BY RICHARD D. DOBBINS
Today the pressures of living in our unhealthy society leave many Christians feeling stressed, anxious and depressed much of the time. This emotional distress is taking a terrible toll on marriage and
family life. Twenty-five percent of first marriages, 60 percent of second marriages, and nearly 70 percent of third marriages fail. This means that one out of every two marriages in the U.S. is failing today.
Less than 25 percent of students graduating from high school in Ohio in the early ’90s registered the same parents’ names they did when they entered kindergarten. This means that these children had seen
their parents through at least one divorce.
The emotional impact this is having on our children is seen in the average age for onset of major depression. For girls this is 15, for boys it’s in the early 20s. For life to become that difficult for
people this young is a tragic commentary on what’s happening to marriage and family life in our country.
All of this sounds like the world Paul warns of: “There will be terrible times in the last days People will be lovers of themselves, lovers of money, boastful, proud, abusive, disobedient to their parents, ungrateful, unholy, without love, unforgiving, slanderous, without self-control, brutal, not lovers of good, treacherous, rash, conceited, lovers of pleasure rather than lovers of God ” (2 Timothy 3:1-4, NIV).
This helps to explain why Christians today may need counseling more than Christians of the previous generation. Some people mistakenly assume that good Christians (those who read their Bibles and pray
enough) will never have serious emotional problems.
It wasn’t until my first wife experienced postpartum depression following the birth of our first child that I began to understand how people who read the Bible and pray a lot could still have emotional problems. We looked for help in the church and in the medical community. But, we couldn’t find a preacher who understood our mental health problem and we couldn’t find a doctor who understood our faith.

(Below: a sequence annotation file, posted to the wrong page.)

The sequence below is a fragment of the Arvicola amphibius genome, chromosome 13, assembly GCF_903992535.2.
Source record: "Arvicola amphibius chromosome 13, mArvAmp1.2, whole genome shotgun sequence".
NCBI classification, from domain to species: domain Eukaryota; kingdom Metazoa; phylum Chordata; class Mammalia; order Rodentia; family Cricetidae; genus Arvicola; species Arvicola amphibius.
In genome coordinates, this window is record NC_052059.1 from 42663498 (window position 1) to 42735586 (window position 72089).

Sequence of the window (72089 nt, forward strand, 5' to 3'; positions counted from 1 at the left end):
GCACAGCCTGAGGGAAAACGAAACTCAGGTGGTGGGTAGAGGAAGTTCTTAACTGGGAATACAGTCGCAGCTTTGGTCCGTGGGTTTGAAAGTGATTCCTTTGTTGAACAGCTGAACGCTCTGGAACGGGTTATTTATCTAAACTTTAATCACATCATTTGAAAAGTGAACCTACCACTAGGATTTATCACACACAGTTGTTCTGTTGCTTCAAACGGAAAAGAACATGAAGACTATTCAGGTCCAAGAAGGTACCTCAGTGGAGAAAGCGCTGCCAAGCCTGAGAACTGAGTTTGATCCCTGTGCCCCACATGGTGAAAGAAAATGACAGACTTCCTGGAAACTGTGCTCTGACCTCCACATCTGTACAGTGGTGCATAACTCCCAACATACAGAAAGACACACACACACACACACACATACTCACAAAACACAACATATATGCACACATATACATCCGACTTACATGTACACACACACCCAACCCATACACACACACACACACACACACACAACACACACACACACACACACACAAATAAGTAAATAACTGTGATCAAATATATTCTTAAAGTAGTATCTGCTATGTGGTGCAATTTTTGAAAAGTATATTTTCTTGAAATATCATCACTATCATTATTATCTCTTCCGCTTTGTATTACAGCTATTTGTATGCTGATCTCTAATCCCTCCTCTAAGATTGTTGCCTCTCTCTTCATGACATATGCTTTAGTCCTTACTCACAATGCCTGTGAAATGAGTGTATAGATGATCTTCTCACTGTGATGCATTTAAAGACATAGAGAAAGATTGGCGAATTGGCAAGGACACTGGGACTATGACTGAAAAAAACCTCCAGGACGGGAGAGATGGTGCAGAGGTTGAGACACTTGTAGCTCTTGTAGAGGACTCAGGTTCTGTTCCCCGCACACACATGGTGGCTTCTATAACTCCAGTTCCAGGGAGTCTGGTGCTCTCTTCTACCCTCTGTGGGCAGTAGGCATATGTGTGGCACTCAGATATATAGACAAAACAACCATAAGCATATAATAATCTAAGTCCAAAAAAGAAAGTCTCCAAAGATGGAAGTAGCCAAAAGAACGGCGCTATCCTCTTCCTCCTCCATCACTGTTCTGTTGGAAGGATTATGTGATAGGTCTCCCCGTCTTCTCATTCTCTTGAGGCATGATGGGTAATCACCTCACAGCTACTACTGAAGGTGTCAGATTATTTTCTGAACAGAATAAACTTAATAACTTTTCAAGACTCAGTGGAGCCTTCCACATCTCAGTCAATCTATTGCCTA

That was years ago–how much more do Christians find themselves in need of mental health ministry today.
We need to encourage transparency and trust among members of our churches. Just having someone to whom you can pour out your heart and trust with your confidences could make the difference between mental health and mental illness at times in your life.
Thank God, many are beginning to understand that faith and emotions are intertwined. A sick faith can worsen your mental health. On the other hand, a healthy faith can enhance your mental health.
There’s a big difference between a sick Christian faith and a healthy Christian faith. It’s the difference between going to heaven and enjoying the trip. God wants you to have a healthy relationship with Jesus. He not only wants you to go to heaven, He wants you to enjoy the trip!
I once worked with a woman I’ll call Dorothy who had developed some obsessions. Her sick faith worsened her condition. She was spending hours daily in prayer, making her 10 and 8-year-old sons join her. She was neglecting her home. She refused to have sexual relations with her husband because God had now called her to be a celibate prayer warrior. Her religious behavior became less and less like that of a healthy spiritual faith and more and more resembled the troubling manifestations of a very serious mental illness.
Her husband had to threaten to take the children out of her custody before she would agree to get help. However, after a period of counseling and with the care of a devoted Christian psychiatrist who
treated her with proper medication and a healthy understanding of her faith, Dorothy made a full recovery. She now has a vibrant Christian faith and a happy, healthy Christian family.